Now there are two conditions in this question that must apply to the answer. It must be a complete combustion. This means no carbon and no carbon monoxide, only carbon dioxide and water as the
products. And it must also be balanced. So let’s go through one by one.
Equation one is balanced in carbon, six on each side. It’s also balanced in hydrogen, 16 on each side. However, it is not balanced in oxygen. There are 14 on the left-hand side, seven times two, and 20 on the right-hand side —
that’s six times two plus eight. Equation one fails the balanced criterion, and therefore it is not the correct
Equation two has carbon monoxide as a product. It is therefore not a complete combustion. It is therefore not the correct answer. Now on to equation three. Equation three also is not a complete combustion reaction because it has carbon
monoxide as a product. It is therefore not the correct answer.
By a process of elimination, we have proven that the last answer must be correct, but
let’s check just to make sure. It is balanced in carbon, three on both sides. It is balanced in hydrogen, eight on both sides. And it is balanced in oxygen, 10 on both sides. It is also a complete combustion reaction because the only products are CO2 and
H2O. There is no carbon monoxide or carbon. Therefore, the balanced complete combustion reaction for the oxidation of C3H8 is
C3H8 plus 5O2 react to form 3CO2 + 4H2O.
Propyl ethanoate is an example of an ester. Which of the following is the displayed formula of propyl ethanoate? Tick one box. A, B, C, or D.
Let’s review how esters are named. The name of an ester is composed of two parts: the name of the alkyl chain connected
to the oxygen and the name for the remainder which is related to the chain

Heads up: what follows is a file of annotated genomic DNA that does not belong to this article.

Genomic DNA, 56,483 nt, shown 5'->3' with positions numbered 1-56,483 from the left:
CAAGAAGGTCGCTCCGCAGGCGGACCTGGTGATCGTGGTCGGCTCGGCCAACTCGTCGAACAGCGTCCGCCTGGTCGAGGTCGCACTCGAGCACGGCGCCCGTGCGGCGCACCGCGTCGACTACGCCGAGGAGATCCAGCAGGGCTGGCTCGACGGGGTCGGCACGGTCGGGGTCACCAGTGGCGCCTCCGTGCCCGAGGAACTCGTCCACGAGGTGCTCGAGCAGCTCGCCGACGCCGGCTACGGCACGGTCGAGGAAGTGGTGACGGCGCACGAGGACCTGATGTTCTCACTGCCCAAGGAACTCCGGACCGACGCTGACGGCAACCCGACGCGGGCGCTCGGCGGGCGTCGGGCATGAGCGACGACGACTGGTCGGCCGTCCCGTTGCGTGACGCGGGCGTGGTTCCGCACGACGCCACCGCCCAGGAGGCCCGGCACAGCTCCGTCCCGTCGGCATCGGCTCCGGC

length. Recall that the name for an alkyl chain relates to the number of carbon atoms in that
chain: methyl, one; ethyl, two; propyl, three. So propyl ethanoate has a three-member carbon chain attached to the oxygen and a
carbon chain involving two carbon atoms at the other end. Let’s go through the answers one by one. A has a C2 alkyl chain and a C3 alkanoate segment. B is C2 and C2. C is C3 and C3. And D is C3 C2, propyl ethanoate. Therefore, the answer is D.
Propyl ethanoate can be formed by a condensation reaction involving which carboxylic
acid? Tick one box. Ethanol, ethanoic acid, propanoic acid, propanol.
The first thing we can do with this question is eliminate ethanol and propanol as
possible answers because they are not carboxylic acids. They are in fact alcohols, which you can tell by the fact they end in “ol.”
Now let’s look at how a condensation reaction produces an ester. When an alcohol and a carboxylic acid react, they produce an ester, with water as a
byproduct. The alcohol goes to form the alkyl chain of the alkyl alkanoate, and the carboxylic
acid goes to form the remainder. Here we have propyl ethanoate. Therefore, we must’ve produced it from ethanoic acid. Therefore, the correct answer is ethanoic acid. Propanoic acid would’ve made a propanoate, not an ethanoate.